Not in God’s Name
Jonathan Sacks’ Not in God’s Name is rather interesting discourse on sibling rivalry as the cause of religious violence. His discussion is based largely on the Hebrew Bible, Midrash, Mishnah, and Talmud. He analyzes the story of Cain and Abel, Isaac and Ishmael, Esau and Jacob, and the sisters Laban, Rachel, and Leah. Sacks points out that what is important about these stories in Genesis was the fact that they led to blessings and redemption of all concerned.
Deuteronomy contains the word ‘love’ more than any other Mosaic books. To Sacks ‘memory’ has also become a moral force that is found both in Exodus and Deuteronomy. But the virtue of ‘love’ has to be tempered with ‘justice’ for laws and rights of the poor, and destitute to be upheld. He addresses the Islamic prediction and divisions that resulted with the fall of the Ottoman Empire in 1922. And Sacks envisions that the monotheistic faiths of Judaism, Christianity, and Islam should be able to live in peace.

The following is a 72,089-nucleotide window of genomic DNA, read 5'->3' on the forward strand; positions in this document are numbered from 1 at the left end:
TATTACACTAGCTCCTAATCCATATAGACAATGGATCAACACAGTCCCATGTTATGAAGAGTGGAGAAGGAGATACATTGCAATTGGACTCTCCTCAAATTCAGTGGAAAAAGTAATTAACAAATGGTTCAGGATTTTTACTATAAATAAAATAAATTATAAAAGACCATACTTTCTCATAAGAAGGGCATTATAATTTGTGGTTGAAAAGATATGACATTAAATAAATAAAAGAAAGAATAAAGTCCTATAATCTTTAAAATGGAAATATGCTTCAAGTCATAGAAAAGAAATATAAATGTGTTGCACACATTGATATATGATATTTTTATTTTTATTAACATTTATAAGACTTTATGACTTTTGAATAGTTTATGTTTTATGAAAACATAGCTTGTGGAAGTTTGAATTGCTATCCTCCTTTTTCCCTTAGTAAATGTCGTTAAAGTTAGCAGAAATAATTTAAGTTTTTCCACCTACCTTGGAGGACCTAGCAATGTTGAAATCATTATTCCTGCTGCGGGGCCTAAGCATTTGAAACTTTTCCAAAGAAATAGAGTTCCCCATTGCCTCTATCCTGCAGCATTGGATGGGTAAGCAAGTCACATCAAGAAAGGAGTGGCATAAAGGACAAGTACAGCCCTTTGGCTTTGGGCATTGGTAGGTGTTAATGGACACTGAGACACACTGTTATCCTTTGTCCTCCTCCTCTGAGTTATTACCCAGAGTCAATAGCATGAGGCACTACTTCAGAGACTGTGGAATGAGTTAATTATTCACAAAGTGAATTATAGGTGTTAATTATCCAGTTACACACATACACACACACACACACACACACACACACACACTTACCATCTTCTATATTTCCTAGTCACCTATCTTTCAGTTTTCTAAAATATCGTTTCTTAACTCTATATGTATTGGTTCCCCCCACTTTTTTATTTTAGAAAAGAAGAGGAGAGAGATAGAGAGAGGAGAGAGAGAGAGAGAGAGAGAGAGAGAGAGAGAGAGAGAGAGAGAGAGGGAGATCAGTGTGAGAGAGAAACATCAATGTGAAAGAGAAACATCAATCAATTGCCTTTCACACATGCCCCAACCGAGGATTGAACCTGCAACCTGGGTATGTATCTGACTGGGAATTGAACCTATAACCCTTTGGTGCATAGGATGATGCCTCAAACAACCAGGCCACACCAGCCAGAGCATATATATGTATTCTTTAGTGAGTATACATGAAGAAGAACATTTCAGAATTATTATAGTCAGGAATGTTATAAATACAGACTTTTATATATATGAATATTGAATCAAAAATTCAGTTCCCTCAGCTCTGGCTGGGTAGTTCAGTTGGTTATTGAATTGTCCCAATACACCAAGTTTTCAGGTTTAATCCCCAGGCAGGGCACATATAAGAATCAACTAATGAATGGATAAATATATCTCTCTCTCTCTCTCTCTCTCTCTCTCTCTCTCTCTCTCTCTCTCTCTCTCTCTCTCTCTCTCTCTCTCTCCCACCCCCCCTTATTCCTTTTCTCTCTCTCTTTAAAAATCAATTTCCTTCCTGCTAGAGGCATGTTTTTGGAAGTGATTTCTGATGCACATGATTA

It was interesting to learn of the ‘commonalities’ of the three Abrahamic traditions. Yet Sacks shows that the reading of scripture calls for study and reflection. For the ‘Word of God’ is subject to different interpretations, and much depends on time and place. He states how the Hebrew language differs than that of Greek, and how believers in Judaism, Christianity, and Islam have differed in their beliefs. Yet he argues that there should be no place for fundamentalist beliefs in society. People should do unto others like what they would like to be done to themselves. And they ought to love God, their neighbor, and the stranger. For divine living is all about ‘forgiveness’ and ‘reconciliation.’ So why nations can’t heed these principles and live in peace?